Stories of the Buddha's Former Births
Book 12: Dvādasa-nipāta
Translated from the Pāli by
W.H.D Rouse, M.A., Sometime Fellow of Christ's College, Cambridge
Under the Editorship of Professor E. B. Cowell
Published 1969 For the Pāli Text Society.
First Published by The Cambridge University Press in 1895
This work is in the Public Domain. The Pali Text Society owns the copyright."
"How should the wise," etc. This story the Master told while dwelling in Jetavana, about an upright courtier of the king of Kosala.
This man, they say, was most useful to the king, and then the king bestowed on him great honour. The other courtiers being unable to stomach him, accused him to the king of having done things to the king's hurt. The king made enquiry about him, and finding in him no fault, thought, "I see no fault in the man; how can I know whether he be my friend or foe?" Then he thought, "No one, save the Tathāgata, will be able to decide this question; I will go and ask him." So after he had broken his fast he visited the Master, and said, "How can one tell, Sir, of any man, whether he be friend or foe?" Then the Master replied, "Wise men of old, O king, have pondered this problem, and have questioned the wise about it, and following their advice, have discovered the truth, and renouncing their enemies have paid attention to their friends." This said, at his request, he told a story of the past.
Once upon a time, when Brahmadatta was king of Benares, the Bodhisatta was a courtier who advised him on things spiritual and things temporal. At that time, the rest slandered a certain courtier who was upright. The king seeing no fault in him, asked the Great Being, "Now in what can one tell friend or foe?" repeating the first stanza:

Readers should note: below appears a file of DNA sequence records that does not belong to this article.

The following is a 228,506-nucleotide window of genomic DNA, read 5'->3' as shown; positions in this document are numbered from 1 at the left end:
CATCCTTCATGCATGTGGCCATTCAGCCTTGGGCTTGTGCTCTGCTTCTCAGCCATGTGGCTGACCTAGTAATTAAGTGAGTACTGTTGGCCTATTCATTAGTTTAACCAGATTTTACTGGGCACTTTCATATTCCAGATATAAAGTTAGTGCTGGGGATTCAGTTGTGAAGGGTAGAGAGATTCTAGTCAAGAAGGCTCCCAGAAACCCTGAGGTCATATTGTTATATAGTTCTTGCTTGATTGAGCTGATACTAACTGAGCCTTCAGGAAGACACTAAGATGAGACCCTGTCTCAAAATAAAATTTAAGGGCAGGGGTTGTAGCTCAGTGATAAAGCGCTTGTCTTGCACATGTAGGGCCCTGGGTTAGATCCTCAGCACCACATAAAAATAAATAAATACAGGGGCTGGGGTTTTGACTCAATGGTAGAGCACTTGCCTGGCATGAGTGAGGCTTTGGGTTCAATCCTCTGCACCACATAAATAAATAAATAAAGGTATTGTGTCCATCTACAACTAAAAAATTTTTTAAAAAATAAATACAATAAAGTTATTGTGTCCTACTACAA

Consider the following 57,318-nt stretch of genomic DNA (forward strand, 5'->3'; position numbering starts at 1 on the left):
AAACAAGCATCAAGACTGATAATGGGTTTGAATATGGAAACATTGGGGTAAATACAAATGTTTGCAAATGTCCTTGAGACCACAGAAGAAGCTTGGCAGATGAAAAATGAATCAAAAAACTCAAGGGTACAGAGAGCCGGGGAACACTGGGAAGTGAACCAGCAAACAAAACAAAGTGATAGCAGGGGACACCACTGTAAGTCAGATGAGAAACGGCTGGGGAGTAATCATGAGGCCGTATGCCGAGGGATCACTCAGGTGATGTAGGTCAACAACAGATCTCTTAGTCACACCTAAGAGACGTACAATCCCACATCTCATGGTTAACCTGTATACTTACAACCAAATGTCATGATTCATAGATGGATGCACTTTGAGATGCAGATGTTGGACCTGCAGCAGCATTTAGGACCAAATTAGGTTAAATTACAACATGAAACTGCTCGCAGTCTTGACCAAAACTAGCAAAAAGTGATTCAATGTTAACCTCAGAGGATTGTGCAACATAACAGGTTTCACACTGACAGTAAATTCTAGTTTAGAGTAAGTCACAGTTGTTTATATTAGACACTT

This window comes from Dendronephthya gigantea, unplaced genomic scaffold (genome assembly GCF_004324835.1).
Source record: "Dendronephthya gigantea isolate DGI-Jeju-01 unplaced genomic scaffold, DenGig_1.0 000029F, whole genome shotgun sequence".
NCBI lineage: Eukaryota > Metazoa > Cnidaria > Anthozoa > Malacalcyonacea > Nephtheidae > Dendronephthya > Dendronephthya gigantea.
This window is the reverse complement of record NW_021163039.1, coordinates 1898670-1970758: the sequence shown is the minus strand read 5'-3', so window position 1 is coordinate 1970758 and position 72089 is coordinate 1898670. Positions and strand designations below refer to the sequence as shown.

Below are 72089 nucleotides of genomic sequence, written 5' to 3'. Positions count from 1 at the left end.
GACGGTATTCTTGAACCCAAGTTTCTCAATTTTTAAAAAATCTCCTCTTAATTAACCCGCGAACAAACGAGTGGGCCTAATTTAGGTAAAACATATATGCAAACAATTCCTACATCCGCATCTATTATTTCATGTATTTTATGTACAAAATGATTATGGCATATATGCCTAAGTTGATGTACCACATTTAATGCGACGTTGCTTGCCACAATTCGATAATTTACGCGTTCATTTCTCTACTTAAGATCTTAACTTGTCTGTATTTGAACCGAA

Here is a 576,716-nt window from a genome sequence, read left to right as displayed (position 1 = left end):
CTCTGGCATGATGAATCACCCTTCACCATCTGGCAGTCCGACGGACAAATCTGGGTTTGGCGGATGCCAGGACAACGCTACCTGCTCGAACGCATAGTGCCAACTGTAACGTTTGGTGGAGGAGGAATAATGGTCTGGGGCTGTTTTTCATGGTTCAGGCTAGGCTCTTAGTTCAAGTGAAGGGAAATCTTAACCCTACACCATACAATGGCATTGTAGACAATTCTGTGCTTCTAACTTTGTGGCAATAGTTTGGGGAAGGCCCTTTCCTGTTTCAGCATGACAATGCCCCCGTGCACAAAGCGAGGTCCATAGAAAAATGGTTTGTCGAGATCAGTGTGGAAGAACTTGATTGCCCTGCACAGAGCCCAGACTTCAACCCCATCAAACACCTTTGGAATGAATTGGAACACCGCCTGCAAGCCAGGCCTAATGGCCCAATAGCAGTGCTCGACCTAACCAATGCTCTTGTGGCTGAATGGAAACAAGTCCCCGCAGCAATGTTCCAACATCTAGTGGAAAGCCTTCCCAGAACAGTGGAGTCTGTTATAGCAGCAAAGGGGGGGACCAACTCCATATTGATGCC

"How should the wise and prudent strive, how may discernment know,
What deeds declare to eye or ear the man that is a foe?"
Then the Great Being repeated these five stanzas to explain the marks of an enemy:
"He smiles not when you see him, no welcome will he show,
He will not turn his eyes that way, and answers you with No.
"Your enemies he honours, he cares not for your friends,
Those who would praise your worth, he stays, your slanderers commends.
"No secret tells he to you, your secret he betrays,
Speaks never well of what you do, your wisdom will not praise.
"He joys not at your welfare, but at your evil fame:
Should he receive some dainty, he thinks not of your name,
Nor pities you, nor cries aloud - O, had my friend the same!
"These are the sixteen tokens by which a foe you see
These if a wise man sees or hears he knows his enemy"
"How should the wise and prudent strive, what will discernment lend,
What deeds declare to eye and ear the man that is a friend?"
The other, thus questioned in these lines, recited the remaining stanzas:
"The absent he remembers; returned, he will rejoice:
Then in the height of his delight he greets you with his voice.
"Your foes he never honours, he loves to serve your friends,
Those who would slander you, he stays; who praise you, he commends.
"He tells his secrets to you, your secret ne'er betrays,
Speaks ever well of all you do, your wisdom loves to praise.
"He joys to hear your welfare, not in your evil fame:
Should he receive some dainty, he straight thinks on your name,
And pities you, and cries aloud - O had my friend the same!
"These are the sixteen tokens in friends established well,
Which if a wise man sees or hears he can a true friend tell."
The king, delighted at the speech of the Great Being, gave him the highest honour.
The Master, having ended this discourse, said, "Thus, great king, this question arose in days of yore, even as now, and wise men said their say; by these two-and-thirty signs may friend or foe be known." With those words, he identified the Birth: "At that time, Ānanda was the king, and I myself was the wise courtier."
 This couplet has occurred already in vol. ii. p. 92, of the translation.
 This also occurs above, vol. ii. p. 92, of this translation (two words differ).